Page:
A Practical Grammar of the English Language
P. Morton, 1879 - English language - 288 pages
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Common terms and phrases
acted action active adjective adjunct adverb antecedent applied asserted auxiliary become believe belong built called common comparative completed compound conjunction connected construction correct denotes employed English equivalent examples EXERCISES existence expressed future gender gerund Give Grammar hand happy horse idea imperative imperfect indicative INDICATIVE MOOD infinitive intransitive James John kind language letter limiting live loved meaning merely modified mood nature never nominative noun object omitted participle passage past tense perfect person placed play plural possessive preceding predicate preposition present pronoun proper refer regarded relation relative Remark represented river Rule seen sense sentence simple singular sometimes sound speaking spoken supposed syllable taken tell tense thing third thou transitive verb tree understood verb walk wish word write written
Page 266 - CYRIACK, this three years day these eyes, though clear, To outward view, of blemish or of spot, Bereft of light, their seeing have forgot ; Nor to their idle orbs doth sight appear Of sun, or moon, or star, throughout the year, Or man, or woman. Yet I argue not Against Heaven's hand or will, nor bate a jot Of heart or hope ; but still bear up and steer Right onward.
Page 282 - AT midnight, in his guarded tent, The Turk was dreaming of the hour When Greece, her knee in suppliance bent, Should tremble at his power ; In dreams, through camp and court, he bore The trophies of a conqueror ; In dreams his song of triumph heard. Then wore his monarch's signet ring, Then pressed that monarch's throne — a King ; As wild his thoughts, and gay of wing, As Eden's garden bird.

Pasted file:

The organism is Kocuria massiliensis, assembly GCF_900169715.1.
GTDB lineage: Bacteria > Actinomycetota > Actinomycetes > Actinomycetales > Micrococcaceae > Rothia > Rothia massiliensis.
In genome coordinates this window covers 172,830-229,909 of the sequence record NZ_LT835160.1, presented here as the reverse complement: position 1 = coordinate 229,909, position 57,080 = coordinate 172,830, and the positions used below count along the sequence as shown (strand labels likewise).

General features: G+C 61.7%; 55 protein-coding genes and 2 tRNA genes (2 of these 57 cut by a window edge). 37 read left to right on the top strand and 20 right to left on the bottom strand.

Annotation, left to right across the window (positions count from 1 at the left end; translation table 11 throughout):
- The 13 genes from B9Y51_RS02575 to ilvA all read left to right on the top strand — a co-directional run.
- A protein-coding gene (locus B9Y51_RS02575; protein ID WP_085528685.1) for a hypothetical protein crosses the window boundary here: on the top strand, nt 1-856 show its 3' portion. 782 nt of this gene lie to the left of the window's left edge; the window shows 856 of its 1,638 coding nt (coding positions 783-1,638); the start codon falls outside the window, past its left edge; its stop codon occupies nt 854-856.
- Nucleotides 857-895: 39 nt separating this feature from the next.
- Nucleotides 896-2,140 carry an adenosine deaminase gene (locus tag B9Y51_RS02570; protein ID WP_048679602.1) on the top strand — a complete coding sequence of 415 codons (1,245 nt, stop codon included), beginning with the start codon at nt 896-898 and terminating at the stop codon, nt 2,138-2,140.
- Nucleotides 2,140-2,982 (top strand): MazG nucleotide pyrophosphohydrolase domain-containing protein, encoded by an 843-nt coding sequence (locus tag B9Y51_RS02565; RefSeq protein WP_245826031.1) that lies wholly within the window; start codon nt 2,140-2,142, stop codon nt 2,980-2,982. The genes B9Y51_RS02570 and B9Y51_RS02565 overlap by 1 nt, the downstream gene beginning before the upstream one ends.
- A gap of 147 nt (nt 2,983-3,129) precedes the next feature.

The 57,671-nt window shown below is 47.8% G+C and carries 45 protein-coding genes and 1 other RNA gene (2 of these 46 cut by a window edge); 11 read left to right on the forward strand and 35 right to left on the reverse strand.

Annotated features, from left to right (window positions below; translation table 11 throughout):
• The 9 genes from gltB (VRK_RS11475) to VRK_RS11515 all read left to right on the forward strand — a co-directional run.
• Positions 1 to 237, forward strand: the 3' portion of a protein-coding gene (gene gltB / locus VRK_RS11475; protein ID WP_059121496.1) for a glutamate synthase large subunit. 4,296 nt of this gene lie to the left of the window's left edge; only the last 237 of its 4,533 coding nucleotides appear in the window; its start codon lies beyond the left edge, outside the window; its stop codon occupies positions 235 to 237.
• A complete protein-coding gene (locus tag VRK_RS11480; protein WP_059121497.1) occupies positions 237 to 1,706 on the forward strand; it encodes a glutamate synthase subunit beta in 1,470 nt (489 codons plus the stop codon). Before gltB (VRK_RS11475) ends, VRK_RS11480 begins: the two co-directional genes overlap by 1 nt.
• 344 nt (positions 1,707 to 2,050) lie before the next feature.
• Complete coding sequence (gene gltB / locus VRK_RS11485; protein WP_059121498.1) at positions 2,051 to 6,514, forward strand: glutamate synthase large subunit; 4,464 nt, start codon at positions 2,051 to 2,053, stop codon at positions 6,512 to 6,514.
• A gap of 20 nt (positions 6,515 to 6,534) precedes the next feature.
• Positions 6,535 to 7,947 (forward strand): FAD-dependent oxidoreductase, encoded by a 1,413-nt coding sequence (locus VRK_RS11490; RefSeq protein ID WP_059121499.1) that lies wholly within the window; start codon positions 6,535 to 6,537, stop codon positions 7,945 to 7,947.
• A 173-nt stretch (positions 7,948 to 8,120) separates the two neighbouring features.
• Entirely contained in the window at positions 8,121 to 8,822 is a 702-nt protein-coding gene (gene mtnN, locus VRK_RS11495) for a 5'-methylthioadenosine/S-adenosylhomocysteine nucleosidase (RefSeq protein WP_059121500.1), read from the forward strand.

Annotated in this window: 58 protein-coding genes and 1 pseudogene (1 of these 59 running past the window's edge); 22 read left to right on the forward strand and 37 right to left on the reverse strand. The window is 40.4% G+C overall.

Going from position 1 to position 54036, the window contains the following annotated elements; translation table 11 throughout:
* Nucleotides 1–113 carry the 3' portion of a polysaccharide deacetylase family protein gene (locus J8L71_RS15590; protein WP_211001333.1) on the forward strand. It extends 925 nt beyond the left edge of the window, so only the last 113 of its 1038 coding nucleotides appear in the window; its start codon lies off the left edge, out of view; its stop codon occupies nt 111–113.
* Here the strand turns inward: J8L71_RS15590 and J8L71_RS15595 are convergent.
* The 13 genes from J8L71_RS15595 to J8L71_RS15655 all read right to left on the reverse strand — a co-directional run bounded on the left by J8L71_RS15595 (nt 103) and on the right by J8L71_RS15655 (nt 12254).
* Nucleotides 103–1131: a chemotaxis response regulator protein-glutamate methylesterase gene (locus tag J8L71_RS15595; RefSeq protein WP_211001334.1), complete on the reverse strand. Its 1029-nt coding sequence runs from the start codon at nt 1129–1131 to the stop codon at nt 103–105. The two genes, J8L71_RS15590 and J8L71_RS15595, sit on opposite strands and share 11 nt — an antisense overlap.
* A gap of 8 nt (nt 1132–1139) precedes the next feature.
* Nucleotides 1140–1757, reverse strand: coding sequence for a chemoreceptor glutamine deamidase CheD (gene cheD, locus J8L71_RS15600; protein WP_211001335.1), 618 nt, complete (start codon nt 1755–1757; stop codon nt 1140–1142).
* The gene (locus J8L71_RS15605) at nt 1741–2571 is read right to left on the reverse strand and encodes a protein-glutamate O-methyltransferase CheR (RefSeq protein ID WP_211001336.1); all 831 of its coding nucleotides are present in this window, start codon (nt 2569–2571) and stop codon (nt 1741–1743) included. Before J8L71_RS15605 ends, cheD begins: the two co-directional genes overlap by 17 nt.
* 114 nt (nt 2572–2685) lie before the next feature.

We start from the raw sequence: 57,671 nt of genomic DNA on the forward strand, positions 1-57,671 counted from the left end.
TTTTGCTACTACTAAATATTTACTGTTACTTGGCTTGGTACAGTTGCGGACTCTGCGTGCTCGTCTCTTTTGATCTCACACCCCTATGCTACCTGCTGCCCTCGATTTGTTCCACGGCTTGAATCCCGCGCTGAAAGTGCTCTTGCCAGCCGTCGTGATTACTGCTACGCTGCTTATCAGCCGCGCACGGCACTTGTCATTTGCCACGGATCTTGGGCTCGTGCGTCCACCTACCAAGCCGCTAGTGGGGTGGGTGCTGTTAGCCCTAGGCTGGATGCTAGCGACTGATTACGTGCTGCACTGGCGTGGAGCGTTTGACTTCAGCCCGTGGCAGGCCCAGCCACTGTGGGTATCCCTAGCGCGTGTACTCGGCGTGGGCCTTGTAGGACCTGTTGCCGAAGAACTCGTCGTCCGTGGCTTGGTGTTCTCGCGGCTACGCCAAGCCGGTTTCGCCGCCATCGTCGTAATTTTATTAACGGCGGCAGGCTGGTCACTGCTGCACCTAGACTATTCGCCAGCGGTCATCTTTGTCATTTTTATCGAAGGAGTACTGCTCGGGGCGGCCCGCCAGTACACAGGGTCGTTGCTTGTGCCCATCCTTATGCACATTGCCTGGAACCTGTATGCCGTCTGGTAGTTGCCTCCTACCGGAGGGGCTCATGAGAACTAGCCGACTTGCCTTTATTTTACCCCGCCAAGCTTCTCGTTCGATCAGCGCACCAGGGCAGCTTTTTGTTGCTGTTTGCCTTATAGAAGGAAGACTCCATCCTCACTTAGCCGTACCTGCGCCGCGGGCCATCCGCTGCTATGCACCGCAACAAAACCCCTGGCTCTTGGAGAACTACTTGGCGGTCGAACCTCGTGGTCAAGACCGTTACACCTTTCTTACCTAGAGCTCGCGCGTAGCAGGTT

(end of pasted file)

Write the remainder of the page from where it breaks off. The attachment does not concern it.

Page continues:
Page 284 - Dear lovely bowers of innocence and ease, Seats of my youth, when every sport could please, How often have I loitered o'er thy green, Where humble happiness endeared each scene...
Page 127 - How sleep the Brave who sink to rest By all their country's wishes blest! When Spring, with dewy fingers cold, Returns to deck their hallowed mould, She there shall dress a sweeter sod Than Fancy's feet have ever trod. By fairy hands their knell is rung; By forms unseen their dirge is sung; There Honor comes, a pilgrim gray, To bless the turf that wraps their clay; And Freedom shall awhile repair, To dwell a weeping hermit there!
Page 204 - Adam the goodliest man of men since born His sons, the fairest of her daughters Eve.
Page 275 - The sound must seem an echo to the sense : Soft is the strain when Zephyr gently blows, And the smooth stream in smoother numbers flows ; But when loud surges lash the sounding shore, The hoarse, rough verse should like the torrent roar : When Ajax strives some rock's vast weight to throw, The line too labours, and the words move slow ; Not so, when swift Camilla scours the plain, Flies o'er th' unbending corn, and skims along the main.
Page 286 - he said, and pointed toward the land, ' This mounting wave will roll us shoreward soon.' In the afternoon they came unto a land In which it seemed always afternoon.
Page 268 - His spear, to equal which the tallest pine Hewn on Norwegian hills to be the mast Of some great ammiral, were but a wand.
Page 265 - THE CURFEW tolls the knell of parting day, The lowing herd winds slowly o'er the lea, The plowman homeward plods his weary way, And leaves the world to darkness and to me.
Page 247 - And out spake strong Herminius — Of Titian blood was he: " I will abide on thy left side, And keep the bridge with thee," " Horatius," quoth the Consul, " As thou sayest, so let it be." And straight against that great array Forth went the dauntless Three. For Romans in Rome's quarrel Spared neither land nor gold, Nor son nor wife, nor limb nor life, In the brave days of old.